Since which it has been lurtber credited
with proceeds of transportation for
1867- 68... 105,676.93
Sales of old material.'.. 8,119.93
And charged with following amounts :
Reconstruction.$ 9,683.85 f
Adjusted claims dur?g the war. 11,212.55
Interest on indebtedness and
current interest. 90,851.59
Balance at credit of profit and loss account. $10,403. 14
The total amount expended upon the reconstruc?
tion of the road, since the close of the war, has been
$215,398.61, of which S1C2.398.49 was derived from
sales of materia', and tho balance, 8113,000.12, from
transportation. Tuis account, we may add, ie now
From the treasurer's statements, it will be seen
that the indebtedness of the company ia aa follows:
1400 First Mortgage Bonds, each 5590,
due i-ept. 1, 1869.S 700,000.00
39U Second Mortgage bonds, ea.h, 8500
due Sept. 1, 1868. 145,000.00
3100 sharea Preferred Stock, $50. 165,000.00
Cerliflca'es of Indebtedness (for over
due interest) Jan. 1, 1873. 104,990.80
Outstanding interest to Jan. 1,1867, yet
to be funded. 123,095.43
Outstanding interest due in cash. 6,254.81
Beal eBtate bones. 28.000.OC
bills payable. 33.34144
Profit and loss. 10,409.14
To meet this indebtedness, we have the
road (102 miles longi with ?ts ?idelnga.
cquioments, tc, at a costof.82,148,130.65
Ana assets. 55,910.97
The amount of second mortgage bonds, originally
issued, was 8300,000-of which 3143,093 were sol d;
the remaining 8155,000 were subsequently pledged,
and deposited with three trust?es, as a security for a
corresponding amount of preferred stoct, say SI 55,
000, on which an interest, at the rate of 8 per cent per
annum, was guaranteed. This preferred stock ia then
virtually a substitute for that amount of second
mortgage bonds. Of the outstanding interest ?8123,
096), about S100.000 has been placed in a temporary
shope, satisfactory to thc parties to whom it is due,
and with wtom, it is boped, arrangements may ulti?
mately be made lor its permanent funding. The an?
nual interest for which the cmpany is responsible
It ia proper that your attention should be directed
to the eatly maturity of the company's bonds. A
portion of the second mortgage bonds, $14 5,000, be?
comes payable on the 1st September, 1868. We are
under the impression that these can be extended, by
the payment of the interest as usual, to the 1st Sep?
tember, 1869, on which date the first mortgage bonds
will also mature. The renewal of the entire debt
wiU then become neceBBory, but under what forms
and conditions it would be premature on this occa?
sion to discuss, as our action at that time will neces?
sarily be determined by circumstances of whi ch we
cannot now judge. This point will, therefore, be re?
served for your future consideration.
It affords us pleasure to confim to you, the gene?
rally good condition of the road-indeed we believe
there are few in the South, with which it will not fa?
vorably compare. Its machinery consist* of twe Ive
locomotives, all in fair order-one of thes: has been
recently rebult, and may bo considered a new ma?
chine; and tho others, though advanced iu age and
aorvic?, can be kept in an effluent condition for an?
other year, ata very moderate cost. We have sixty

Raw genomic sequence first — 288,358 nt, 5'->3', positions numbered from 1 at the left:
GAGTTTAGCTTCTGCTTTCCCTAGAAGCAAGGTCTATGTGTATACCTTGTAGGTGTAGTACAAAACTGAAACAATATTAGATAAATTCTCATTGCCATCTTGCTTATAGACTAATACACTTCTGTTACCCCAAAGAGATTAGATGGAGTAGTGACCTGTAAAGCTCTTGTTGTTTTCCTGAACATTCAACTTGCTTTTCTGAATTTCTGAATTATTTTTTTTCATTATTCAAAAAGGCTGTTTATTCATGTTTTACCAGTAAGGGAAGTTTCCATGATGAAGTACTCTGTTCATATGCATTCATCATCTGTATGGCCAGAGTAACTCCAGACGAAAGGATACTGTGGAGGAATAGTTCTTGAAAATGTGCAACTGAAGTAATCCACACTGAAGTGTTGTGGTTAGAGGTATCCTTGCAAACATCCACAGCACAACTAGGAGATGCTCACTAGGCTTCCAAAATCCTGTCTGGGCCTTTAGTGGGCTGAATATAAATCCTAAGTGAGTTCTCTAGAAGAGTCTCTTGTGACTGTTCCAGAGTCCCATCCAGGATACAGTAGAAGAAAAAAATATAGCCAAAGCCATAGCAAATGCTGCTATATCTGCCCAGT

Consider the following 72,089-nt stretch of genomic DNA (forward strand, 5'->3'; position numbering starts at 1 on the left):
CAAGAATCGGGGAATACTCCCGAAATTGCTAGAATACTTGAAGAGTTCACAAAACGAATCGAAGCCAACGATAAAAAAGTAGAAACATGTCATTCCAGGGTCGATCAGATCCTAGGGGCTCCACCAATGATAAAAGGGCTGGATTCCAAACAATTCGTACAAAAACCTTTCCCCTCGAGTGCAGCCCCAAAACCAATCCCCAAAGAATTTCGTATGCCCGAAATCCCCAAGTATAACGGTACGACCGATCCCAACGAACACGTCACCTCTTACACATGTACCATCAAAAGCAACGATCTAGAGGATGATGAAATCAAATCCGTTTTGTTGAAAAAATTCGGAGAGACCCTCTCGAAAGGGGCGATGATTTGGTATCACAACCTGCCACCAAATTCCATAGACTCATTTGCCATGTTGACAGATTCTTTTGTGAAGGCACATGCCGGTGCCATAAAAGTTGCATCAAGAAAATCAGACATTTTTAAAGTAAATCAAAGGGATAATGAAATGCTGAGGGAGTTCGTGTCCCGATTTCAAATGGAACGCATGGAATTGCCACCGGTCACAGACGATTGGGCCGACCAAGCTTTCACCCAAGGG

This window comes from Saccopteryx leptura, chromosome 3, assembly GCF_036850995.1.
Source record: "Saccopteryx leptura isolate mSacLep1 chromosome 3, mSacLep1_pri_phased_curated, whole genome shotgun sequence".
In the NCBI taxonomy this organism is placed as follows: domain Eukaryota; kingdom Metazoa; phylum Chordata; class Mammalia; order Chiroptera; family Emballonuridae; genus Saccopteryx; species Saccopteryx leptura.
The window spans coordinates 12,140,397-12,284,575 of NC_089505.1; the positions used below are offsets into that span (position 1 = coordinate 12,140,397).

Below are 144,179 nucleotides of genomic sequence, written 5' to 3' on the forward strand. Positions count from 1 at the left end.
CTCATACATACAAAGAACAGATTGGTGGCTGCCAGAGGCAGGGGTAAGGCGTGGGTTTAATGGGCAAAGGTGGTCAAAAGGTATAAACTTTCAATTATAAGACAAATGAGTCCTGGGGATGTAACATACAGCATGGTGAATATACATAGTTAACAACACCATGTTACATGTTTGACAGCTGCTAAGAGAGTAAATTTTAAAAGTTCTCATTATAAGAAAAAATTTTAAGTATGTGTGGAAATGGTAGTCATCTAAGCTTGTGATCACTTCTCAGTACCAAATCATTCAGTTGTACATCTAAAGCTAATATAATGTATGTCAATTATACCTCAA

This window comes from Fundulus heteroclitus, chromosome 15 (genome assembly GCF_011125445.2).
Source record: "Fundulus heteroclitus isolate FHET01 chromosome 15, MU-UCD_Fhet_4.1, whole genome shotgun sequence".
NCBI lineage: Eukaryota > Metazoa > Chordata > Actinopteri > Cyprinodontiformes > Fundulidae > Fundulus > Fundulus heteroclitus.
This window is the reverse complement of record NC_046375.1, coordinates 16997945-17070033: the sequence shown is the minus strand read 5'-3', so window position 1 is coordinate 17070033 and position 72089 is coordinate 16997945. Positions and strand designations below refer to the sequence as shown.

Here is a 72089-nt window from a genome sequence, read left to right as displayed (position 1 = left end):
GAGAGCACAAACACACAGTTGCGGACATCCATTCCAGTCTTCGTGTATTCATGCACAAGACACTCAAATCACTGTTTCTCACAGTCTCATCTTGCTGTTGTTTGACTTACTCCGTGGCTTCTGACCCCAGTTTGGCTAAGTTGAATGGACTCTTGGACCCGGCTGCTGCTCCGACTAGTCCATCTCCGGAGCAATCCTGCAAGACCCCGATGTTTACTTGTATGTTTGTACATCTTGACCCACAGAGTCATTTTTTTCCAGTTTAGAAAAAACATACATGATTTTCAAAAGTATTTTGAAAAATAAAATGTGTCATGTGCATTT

seven box and forty-three platform eira; eight pass?
enger, four second-class, three baggage and two mail
and express cars. No addition to this equipment
will be required the cnsu.ng year, and our expendi?
tures in Ibis department will b'j confined simply to
keeping it op to ita present san.iarJ. The shops of
the company are still i trained at Florence, in the
temporary buildings erested mere several years ago.
Although cn a limited scale, they will answer our
purposes, until the company's means shall permit
their enlargement and removal to the city. The
depots, station-houses, tanks, kc, will be found in
But while: the roa 1 ia thus physically competent to
meet every demand upon its facilities, the lact is
not to be disguised, that thc necessity for them to
any remunerative extent, does not at present, exist
Our road, as yon are aware, is essen ti ally local in its
character, and dependent for hs income upon a com
paratively limitea section; it has no extended Unka
or feeders to widen the field of its operations, and con?
sequently when from any causes the business of the
country thus tributary to it, is unfavorably affected,
a severe reaction upon our revenues inevitably fol?
lows. As all are familiar with the circumstances
which have brought about and are still contributing
to this result, it would be needless to refer to them
or their probable duration.
So far aa the probable resulte of tho coming year
are concerned, we apprehend that the losses of tke
paBt will deter many planters from repeating, and
others from extending their operations, and bonce
the probability of a curtailment rather than an in?
crease in th > quantity of cotton and upward blights
to be transported the ensuing season. Wc shall be
agreeably disappointe 1 at finding it otherwise, but it
seems to us that this is arcady foreshadowed iu the
limited quantities of guano ar.d other fertilizers now
being sent into the interior, as compared with pre
v!ous years. The prevailing diffiulty has been a
want of capital; could this have been had at reason?
able rates, th'; removal ol the late tax on cotton, and
Its recently enhanced value, might have encouraged
our planters to turtacr experiments with tho labor
at their command; but while it ls only to bt reached
by high raies of interest, and tli2 pledge of se uritics
outside of thc crops to bo grown, tho r?cup?r?t.ve
process must be slow, and confined mainly to those
who can comply with these stringent conditions. In
this st tte of thines our policy is clear. We
must conform to what we cannot alter. We
should make every reasonable and proper
conocssion to the development of thc local
business of the road, by as low tariffs a' our necessi?
ties will permit, the encouragement of immigration,
and, iu abor:, by every measure which would fjster
new enterprises and diversify the products requiring
our tronsportatiuu. Thc opportunities for its ap?
plication, have so far been rare, but whenever pte
sented we havo sought to improv'; them. It is to be
regretted that our financial condition is not one to
warrant the application of this policy to our tiriffs